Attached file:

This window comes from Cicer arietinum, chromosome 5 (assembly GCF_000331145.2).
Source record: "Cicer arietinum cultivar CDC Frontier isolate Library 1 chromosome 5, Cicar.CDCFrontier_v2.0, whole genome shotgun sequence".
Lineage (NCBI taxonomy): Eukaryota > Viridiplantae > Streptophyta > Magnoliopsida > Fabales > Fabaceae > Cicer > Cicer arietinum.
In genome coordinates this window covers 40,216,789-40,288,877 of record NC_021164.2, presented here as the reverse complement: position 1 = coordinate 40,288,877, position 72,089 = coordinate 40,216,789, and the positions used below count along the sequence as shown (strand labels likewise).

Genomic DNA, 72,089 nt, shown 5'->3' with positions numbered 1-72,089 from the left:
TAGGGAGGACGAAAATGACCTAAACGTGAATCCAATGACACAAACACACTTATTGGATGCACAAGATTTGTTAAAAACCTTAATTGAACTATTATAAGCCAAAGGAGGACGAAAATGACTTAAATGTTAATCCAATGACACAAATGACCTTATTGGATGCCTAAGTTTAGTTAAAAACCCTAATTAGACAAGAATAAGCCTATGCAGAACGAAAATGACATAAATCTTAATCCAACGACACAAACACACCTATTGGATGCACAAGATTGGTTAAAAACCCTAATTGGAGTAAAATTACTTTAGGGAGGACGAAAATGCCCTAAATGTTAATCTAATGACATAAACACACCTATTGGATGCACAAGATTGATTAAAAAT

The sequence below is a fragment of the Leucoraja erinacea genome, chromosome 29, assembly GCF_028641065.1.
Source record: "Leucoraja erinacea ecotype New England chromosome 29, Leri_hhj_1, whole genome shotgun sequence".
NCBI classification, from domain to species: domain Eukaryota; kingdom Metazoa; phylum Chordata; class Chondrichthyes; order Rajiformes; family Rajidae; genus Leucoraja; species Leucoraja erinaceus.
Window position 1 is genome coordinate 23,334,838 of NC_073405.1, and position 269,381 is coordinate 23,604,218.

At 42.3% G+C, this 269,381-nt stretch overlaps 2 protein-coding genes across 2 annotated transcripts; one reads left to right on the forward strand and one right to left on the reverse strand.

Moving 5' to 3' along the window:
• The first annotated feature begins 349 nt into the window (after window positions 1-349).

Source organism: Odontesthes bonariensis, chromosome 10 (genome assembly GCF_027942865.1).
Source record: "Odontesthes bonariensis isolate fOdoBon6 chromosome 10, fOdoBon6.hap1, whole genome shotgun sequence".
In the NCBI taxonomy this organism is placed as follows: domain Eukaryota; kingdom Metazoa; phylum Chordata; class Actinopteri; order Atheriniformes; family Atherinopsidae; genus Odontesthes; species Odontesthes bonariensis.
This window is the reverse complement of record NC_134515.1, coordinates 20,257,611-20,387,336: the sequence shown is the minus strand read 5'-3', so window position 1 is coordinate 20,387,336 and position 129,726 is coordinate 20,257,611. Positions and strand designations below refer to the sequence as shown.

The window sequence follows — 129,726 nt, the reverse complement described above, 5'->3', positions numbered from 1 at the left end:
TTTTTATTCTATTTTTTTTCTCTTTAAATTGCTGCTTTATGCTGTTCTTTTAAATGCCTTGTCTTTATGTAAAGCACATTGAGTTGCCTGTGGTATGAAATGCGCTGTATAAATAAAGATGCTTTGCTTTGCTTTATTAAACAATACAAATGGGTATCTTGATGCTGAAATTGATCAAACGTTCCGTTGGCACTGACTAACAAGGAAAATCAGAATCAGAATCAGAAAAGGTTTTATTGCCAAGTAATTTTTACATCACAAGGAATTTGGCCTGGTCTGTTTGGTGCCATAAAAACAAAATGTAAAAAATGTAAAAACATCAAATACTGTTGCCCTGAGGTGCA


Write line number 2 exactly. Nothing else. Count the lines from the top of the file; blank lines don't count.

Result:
Source record: "Cicer arietinum cultivar CDC Frontier isolate Library 1 chromosome 5, Cicar.CDCFrontier_v2.0, whole genome shotgun sequence".